Yes….it’s a movie…..but go see Frontera……and tell me what you think.

Randy.

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Taxi Drivers Party Too……….You Lookin’ at Me?

Friday night was a rough night to sleep, but a great night for a festival here in San Miguel de Allende. This weekend has been “La Alberoda”, the birthday of the patron saint of this beautiful town in Central Mexico, Saint Miguel Arcangel. That means the entire weekend is ceremony and ritual, dancing, decoration, and of course fireworks. The blasts and booms started around midnight and hit a crescendo around 4:30 in the morning. Our feral kitten Chuckie (who we adopted here last May) spent the night under the bed or under the covers. He’s loving and affectionate but has a highly developed amygdala.

Every one else in SMA has been having a great time…..and I mean everyone. Yesterday we saw children hoisting paper machet figures on poles march into the Jardin to have them blown up one at a time as they giggled and shrieked. We saw the majesty of beautifully groomed mounts and caballeros promenade through the square for the “Blessing of the Horses”. We saw parades of locals dressed as Native Indian Dancers from a bygone era…….and my obscure favorite……the Thursday “warm up” of the Taxi Motorcade where a long string of a few dozen decked out taxi cabs roll slowly into the square of the Jardin. And they make quite an entrance. Their horns honk, their alarms blare, their lights flash, and the driver’s smiles beam. Why not, and why shouldn’t they have a seat at the celebration too?

Many people wonder (and ask) why we would want to spend time living in Mexico…..and especially a town they have never heard of that isn’t on the beach. Typically their knowledge of Mexico is limited to the picture of danger painted by a sensationalist, ratings driven US media or a “bubble travel” trip to a resort town (Cabo, Cancun, pick one….any one). They typically go plane-shuttle van-resort-shuttle van-plane-home. None of that begins to tell the story of our experiences here.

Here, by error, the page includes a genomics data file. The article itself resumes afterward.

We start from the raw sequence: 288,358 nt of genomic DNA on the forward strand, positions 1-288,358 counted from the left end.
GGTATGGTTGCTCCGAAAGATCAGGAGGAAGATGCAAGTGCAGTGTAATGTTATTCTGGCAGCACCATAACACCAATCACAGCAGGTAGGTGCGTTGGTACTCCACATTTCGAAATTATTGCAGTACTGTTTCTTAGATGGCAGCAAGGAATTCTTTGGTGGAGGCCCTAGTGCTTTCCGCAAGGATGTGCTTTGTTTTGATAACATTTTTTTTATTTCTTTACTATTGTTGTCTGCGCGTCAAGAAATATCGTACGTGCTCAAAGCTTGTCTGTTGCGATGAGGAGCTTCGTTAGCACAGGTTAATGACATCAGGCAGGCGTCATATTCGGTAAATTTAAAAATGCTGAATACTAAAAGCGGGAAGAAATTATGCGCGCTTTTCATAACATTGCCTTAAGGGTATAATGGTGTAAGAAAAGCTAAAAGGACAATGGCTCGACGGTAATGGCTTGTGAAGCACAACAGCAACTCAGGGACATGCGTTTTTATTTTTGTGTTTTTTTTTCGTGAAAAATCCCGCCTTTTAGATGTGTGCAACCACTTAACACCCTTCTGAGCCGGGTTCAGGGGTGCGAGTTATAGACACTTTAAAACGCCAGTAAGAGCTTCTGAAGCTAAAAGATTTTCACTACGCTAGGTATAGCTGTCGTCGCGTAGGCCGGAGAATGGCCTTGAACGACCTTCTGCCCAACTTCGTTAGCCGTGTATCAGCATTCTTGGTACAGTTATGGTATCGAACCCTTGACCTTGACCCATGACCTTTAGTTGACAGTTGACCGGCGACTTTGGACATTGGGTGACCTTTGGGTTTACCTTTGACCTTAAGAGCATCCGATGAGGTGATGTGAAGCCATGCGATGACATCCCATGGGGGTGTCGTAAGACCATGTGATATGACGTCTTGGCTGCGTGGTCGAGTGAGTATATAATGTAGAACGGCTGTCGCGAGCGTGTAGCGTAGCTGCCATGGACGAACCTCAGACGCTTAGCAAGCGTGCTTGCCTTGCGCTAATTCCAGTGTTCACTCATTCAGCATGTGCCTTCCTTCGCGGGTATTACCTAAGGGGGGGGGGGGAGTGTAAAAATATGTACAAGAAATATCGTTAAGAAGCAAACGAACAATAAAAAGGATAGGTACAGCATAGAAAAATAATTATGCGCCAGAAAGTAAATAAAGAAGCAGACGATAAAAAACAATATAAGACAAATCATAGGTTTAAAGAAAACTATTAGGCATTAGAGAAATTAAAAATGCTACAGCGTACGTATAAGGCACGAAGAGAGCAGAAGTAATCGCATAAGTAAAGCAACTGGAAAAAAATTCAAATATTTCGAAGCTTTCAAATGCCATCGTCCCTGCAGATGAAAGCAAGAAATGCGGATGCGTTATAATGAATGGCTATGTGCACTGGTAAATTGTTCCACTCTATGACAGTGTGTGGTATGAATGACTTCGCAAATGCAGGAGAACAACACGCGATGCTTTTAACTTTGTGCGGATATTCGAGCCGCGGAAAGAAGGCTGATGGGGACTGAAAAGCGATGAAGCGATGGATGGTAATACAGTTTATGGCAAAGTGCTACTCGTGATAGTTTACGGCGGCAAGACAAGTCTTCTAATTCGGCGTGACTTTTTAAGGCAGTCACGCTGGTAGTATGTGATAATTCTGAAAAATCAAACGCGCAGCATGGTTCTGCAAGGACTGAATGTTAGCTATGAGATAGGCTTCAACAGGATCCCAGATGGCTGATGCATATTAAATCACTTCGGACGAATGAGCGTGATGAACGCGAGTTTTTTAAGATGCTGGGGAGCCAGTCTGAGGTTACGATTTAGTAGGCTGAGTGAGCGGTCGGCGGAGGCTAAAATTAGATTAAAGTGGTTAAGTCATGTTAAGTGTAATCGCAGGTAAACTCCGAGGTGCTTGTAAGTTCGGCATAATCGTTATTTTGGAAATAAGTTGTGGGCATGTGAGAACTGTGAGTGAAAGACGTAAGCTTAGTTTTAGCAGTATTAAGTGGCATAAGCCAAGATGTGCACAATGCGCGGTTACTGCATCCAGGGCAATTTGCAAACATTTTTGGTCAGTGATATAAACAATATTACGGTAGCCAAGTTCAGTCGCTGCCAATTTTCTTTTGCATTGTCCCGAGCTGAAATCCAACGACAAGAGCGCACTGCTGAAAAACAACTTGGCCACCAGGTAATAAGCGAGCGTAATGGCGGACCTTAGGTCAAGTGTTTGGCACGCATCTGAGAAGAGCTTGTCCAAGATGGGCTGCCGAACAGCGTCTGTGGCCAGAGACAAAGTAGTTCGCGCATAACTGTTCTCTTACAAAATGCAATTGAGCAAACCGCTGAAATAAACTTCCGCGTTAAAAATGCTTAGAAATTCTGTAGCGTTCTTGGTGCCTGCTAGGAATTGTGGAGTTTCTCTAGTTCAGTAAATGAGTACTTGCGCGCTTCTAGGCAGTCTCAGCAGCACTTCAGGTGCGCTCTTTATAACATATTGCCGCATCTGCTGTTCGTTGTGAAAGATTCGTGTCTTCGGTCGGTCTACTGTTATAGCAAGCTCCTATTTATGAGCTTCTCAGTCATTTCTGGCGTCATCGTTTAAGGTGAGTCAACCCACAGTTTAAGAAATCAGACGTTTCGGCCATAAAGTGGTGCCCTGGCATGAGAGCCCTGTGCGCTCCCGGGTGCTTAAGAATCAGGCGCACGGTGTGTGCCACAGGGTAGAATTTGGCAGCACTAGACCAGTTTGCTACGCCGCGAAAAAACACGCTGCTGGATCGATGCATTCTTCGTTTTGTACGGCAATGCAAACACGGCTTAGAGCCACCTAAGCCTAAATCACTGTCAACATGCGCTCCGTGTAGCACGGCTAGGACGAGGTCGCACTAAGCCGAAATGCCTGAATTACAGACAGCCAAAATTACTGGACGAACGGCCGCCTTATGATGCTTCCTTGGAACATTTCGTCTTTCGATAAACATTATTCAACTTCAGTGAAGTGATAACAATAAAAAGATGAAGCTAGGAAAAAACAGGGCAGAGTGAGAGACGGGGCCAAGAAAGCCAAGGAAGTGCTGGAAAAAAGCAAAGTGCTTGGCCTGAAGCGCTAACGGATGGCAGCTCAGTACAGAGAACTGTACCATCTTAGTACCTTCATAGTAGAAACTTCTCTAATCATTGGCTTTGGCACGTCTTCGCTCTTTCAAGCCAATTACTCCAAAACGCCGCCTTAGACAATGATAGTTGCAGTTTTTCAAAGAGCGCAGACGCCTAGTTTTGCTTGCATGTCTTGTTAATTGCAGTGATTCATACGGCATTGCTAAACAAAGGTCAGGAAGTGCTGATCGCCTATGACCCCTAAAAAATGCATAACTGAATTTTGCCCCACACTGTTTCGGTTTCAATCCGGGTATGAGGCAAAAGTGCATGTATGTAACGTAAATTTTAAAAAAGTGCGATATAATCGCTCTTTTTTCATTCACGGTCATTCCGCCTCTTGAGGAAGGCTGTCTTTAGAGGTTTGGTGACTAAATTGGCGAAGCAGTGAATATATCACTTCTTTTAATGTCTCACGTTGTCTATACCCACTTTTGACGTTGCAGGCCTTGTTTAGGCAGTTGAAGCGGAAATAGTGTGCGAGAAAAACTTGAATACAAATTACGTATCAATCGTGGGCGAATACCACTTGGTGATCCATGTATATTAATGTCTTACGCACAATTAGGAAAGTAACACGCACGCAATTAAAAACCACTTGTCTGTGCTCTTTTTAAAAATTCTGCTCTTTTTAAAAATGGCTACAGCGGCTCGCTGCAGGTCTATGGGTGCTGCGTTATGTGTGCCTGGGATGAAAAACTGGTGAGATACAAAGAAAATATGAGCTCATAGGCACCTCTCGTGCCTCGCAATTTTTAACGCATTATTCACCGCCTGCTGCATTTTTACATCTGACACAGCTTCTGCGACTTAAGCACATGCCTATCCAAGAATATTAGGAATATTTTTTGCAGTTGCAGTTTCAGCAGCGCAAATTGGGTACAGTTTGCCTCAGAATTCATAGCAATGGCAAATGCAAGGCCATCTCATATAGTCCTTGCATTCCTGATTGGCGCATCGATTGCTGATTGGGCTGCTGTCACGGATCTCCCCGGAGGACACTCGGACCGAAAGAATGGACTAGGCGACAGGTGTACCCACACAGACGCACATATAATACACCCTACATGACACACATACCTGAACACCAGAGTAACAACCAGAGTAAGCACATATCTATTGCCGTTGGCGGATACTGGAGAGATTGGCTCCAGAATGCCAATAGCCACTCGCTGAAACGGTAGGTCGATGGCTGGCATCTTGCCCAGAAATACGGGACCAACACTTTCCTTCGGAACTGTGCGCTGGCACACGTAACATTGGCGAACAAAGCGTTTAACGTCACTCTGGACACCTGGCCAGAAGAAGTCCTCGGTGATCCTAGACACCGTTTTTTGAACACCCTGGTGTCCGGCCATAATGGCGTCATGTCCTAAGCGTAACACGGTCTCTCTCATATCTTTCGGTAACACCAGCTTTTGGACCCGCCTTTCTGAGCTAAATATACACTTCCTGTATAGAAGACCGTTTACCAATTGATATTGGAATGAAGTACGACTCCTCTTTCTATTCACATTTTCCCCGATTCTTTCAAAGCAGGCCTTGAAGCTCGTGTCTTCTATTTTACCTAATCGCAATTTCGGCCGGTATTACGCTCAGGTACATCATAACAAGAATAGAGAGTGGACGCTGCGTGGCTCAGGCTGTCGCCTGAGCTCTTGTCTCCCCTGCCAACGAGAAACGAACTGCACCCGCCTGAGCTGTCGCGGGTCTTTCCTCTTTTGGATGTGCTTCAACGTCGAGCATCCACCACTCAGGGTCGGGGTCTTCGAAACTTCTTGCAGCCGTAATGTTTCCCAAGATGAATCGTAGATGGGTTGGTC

We love the warmth and friendliness of the people, their work to live not live to work mindset, the beauty of the landscape, the casual pace of day to day life, the history and architecture and movies and dining all within walking distance. We love the simple pleasures here and the freeing feeling of escape from a culture of identity based (and measured) on conspicuous consumption and accumulation. And yes we have always felt safe here. Statistically we are safer than when we lived in Chicago or Oakland. But it really always comes down to the warmth and the joy of the people, and the feeling that any time and for any (or no) reason there is cause for celebration.

Nobel Prize Winning Mexican Poet Octavio Paz said “any occasion for getting together will serve, any pretext to stop the flow of time and commemorate men and events with festivals and ceremonies”. And everyone rejoices…..from the highest seats of government to the taxi drivers. And the taxi drivers not only want you to take a good look at them, but for all to join in.

Randy.